Friday, April 30, 2010

Student Opinions & Awkwardness on Sexuality at Rhodes

Today I did an URCAS presentation regarding my internship with Planned Parenthood last semester. The other intern and I created video podcasts for PPGMR (greater Memphis region) and talked about our experiences. Many people refused to speak to us about sexuality. We asked a variety of questions and it was mainly about birth control, but questions regarding sexuality were included. Most people (all Rhodes students by the way) said no, but some that did agree to be interviewed asked us to either blur their face out or only film their hands as they attempted to put a condom on a banana. 50% of the people that put condoms on bananas by the way did it incorrectly which I don’t think bode very well for Rhodes. While Rhodes does have a relatively active Gay Straight Alliance and an almost brand new VOX Chapter, many people seem completely uncomfortable with talking about sexuality in any way. Some guys I talked to (and yes honestly I stereotyped them because they were in a frat which I shouldn’t have done) didn’t want to talk about sex at all which totally surprised me. The general lack of misinformation and myth that we encountered here was quite unexpected and slightly depressing. As I think about it, I feel like there are plenty of factors that contribute to the discomfort of Rhodes students. Being part of the Bible belt doesn’t help us, I think. I also think that a lack of understanding and sex education in high school is another reason so many people were so awkward. In many states, abstinence-only is the only form of sex education taught. Not only do I disagree with that, I find that these programs reinforce heteronormativity. Many of the programs are no-sex-till-marriage classes and as LGBTIQ people cannot marry, lots of information and questions they have are not addressed. Does anyone else have any opinions on why Rhodes is so awkward about sex and sexuality in general?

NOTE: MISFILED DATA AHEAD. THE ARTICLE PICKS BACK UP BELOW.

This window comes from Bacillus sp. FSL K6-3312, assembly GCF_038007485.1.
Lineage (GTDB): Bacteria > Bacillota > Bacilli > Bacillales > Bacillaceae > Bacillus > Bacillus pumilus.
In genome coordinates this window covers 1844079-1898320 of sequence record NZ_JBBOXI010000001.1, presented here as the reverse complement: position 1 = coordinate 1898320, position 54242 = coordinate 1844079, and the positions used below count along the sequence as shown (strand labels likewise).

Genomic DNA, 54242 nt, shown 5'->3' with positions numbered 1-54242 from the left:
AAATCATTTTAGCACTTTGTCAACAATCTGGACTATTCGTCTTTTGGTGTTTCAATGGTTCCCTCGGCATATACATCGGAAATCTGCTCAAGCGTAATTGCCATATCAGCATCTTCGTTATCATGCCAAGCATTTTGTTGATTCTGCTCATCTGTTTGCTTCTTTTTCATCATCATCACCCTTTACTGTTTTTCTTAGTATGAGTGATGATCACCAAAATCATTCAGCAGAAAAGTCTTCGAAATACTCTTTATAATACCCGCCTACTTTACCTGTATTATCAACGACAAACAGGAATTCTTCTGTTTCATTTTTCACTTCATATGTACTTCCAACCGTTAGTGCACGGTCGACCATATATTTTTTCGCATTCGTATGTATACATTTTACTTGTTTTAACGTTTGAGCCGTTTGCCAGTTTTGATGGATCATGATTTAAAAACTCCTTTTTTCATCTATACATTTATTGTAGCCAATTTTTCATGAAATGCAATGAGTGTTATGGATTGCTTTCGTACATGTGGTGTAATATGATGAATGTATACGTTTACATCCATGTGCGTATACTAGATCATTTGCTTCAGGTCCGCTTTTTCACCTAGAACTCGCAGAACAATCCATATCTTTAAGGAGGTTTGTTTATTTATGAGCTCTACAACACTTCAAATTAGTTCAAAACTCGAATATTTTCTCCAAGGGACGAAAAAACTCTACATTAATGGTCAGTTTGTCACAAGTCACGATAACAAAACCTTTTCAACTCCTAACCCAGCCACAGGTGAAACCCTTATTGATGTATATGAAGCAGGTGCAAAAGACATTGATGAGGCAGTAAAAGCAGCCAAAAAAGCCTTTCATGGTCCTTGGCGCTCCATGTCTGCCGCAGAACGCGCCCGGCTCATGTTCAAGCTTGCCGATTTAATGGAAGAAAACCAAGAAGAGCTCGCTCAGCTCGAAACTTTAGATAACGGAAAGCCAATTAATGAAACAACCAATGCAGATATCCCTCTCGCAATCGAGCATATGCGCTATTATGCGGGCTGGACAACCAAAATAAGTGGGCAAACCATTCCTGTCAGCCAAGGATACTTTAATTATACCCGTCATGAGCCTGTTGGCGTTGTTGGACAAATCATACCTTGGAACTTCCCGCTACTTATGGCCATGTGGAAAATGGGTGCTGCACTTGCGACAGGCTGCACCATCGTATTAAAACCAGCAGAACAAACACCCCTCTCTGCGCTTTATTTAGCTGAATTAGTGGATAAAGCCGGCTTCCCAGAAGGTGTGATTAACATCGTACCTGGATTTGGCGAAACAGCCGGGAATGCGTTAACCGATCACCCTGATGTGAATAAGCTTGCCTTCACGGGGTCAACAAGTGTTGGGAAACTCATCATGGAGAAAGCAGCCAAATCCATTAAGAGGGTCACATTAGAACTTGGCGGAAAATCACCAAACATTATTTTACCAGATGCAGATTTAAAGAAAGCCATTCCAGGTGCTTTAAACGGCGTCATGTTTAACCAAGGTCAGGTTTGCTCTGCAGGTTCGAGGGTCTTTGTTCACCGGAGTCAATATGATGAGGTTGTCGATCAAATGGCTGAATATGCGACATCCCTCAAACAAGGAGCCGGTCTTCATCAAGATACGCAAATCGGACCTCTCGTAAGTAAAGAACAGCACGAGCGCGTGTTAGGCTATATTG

1. I think a lot of awkwardness about sexuality does stem from the lack of comprehensive sexuality education in schools. Students have been taught that sex is something that they should not talk about. Students don't have safe places where they can go to ask questions or even learn the truth. (Many abstinence-only programs provide inaccurate information). When we can start teaching students in the classrooms that sex is something normal for them to talk about, sexuality won't be as awkward to talk about.

  2. Liz and Ciara, you both make valid points, and I see no grounds to refute them.

    Liz, perhaps the "awkwardness" displayed by so many participants in your study was due to the inherent design of the research. Perhaps a limitation of this type of project is the lack of social distance between interview subjects and the researcher. I imagine students would have felt less "awkward" about speaking to an anonymous, non-Rhodes-affiliated interviewer. Do you think this might have had an effect?

    I am not criticizing your project, only pointing out that your proximity to your research subjects might have produced some subconscious, unavoidable feelings of anxiety and self-consciousness.


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